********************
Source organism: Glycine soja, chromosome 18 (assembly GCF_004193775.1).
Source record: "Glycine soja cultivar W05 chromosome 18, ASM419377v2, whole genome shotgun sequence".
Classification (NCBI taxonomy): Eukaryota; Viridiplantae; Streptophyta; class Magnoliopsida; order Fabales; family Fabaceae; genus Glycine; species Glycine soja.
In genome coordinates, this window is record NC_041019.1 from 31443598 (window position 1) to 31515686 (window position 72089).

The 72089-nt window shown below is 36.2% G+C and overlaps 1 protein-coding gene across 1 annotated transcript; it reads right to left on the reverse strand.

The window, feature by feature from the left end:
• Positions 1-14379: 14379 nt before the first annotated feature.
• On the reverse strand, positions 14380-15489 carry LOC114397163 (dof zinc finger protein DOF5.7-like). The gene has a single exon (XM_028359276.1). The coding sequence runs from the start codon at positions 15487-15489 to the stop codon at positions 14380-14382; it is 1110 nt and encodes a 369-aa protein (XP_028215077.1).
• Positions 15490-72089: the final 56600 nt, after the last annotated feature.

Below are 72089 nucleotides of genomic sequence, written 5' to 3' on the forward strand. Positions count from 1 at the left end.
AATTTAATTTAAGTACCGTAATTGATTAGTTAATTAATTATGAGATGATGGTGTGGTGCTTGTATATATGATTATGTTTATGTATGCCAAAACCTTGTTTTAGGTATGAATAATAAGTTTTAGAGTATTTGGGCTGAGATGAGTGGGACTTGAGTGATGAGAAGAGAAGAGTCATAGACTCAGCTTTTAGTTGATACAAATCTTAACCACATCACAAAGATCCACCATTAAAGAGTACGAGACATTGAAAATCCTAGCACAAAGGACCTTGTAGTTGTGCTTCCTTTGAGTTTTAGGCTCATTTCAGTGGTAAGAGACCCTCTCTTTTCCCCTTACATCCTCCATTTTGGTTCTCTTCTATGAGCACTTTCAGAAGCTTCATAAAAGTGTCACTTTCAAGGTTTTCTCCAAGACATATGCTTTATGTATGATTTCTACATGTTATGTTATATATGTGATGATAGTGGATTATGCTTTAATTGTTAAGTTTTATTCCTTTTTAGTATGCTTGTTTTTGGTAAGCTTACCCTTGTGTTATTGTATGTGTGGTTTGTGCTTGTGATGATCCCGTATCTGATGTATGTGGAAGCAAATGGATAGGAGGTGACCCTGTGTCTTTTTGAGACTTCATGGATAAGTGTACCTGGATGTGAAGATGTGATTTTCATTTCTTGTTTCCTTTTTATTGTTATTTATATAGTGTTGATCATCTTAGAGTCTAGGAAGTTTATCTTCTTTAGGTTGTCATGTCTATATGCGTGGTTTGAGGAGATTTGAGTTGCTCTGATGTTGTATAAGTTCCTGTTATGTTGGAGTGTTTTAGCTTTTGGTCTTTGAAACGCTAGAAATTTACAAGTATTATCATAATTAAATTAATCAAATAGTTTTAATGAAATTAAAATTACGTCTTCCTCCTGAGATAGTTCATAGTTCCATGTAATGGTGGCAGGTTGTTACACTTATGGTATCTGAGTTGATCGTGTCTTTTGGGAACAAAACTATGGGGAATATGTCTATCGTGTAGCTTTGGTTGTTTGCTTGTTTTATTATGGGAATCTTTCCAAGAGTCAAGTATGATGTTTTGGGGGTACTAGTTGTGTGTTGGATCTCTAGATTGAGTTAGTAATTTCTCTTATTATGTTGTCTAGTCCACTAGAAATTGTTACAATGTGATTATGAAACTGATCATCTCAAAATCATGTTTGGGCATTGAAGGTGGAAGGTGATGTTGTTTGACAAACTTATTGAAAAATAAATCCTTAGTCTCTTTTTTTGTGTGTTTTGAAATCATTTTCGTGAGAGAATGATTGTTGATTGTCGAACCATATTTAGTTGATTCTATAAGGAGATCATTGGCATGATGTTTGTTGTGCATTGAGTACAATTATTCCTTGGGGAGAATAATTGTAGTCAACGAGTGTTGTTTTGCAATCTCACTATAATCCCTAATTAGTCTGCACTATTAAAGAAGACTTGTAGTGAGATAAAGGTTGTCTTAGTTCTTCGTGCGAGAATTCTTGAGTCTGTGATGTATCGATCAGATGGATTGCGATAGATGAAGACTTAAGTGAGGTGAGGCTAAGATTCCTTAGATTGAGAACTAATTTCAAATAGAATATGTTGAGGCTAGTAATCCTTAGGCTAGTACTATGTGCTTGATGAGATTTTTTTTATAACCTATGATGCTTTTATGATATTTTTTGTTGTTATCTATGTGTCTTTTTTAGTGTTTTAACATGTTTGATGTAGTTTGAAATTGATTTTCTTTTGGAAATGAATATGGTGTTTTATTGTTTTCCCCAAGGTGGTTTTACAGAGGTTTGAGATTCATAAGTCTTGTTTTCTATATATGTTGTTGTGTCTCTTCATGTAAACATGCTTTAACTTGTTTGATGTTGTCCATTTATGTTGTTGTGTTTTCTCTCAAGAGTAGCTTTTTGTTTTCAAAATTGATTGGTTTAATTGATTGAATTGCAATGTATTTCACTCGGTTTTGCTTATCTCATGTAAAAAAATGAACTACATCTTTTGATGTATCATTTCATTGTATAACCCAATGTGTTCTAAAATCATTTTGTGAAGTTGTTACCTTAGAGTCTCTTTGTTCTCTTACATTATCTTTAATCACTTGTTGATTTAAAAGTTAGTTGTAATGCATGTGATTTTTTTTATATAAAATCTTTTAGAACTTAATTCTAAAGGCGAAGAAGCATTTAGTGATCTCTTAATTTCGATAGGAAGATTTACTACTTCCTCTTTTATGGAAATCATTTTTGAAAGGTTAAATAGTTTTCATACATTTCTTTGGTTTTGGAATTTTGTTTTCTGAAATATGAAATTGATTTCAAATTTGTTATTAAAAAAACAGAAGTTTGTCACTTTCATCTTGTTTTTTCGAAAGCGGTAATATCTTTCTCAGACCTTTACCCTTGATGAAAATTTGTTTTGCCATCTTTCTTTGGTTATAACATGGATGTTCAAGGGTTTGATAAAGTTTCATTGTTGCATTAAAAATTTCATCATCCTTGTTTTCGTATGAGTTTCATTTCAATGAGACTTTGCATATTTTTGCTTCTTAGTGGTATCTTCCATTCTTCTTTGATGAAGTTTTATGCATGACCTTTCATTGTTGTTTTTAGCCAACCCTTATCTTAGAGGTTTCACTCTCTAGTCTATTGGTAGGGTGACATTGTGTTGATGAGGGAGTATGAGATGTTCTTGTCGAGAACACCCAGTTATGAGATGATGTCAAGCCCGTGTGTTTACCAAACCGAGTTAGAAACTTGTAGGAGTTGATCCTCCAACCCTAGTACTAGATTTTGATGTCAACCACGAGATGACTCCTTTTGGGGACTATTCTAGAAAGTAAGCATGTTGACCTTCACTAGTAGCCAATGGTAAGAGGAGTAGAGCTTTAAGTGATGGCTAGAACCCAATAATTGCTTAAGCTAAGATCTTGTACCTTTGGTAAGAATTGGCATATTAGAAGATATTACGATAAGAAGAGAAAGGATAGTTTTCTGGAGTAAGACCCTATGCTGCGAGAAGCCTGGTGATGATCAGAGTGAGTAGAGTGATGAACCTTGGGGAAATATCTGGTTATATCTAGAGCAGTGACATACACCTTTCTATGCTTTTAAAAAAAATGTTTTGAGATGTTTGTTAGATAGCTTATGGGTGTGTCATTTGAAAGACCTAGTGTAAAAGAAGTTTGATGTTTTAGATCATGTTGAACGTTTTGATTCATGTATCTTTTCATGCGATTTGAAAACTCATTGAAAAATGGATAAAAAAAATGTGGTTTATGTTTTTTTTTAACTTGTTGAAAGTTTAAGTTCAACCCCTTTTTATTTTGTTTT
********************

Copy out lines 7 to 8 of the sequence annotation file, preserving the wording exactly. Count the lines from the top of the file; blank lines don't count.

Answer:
• Positions 1-14379: 14379 nt before the first annotated feature.
• On the reverse strand, positions 14380-15489 carry LOC114397163 (dof zinc finger protein DOF5.7-like). The gene has a single exon (XM_028359276.1). The coding sequence runs from the start codon at positions 15487-15489 to the stop codon at positions 14380-14382; it is 1110 nt and encodes a 369-aa protein (XP_028215077.1).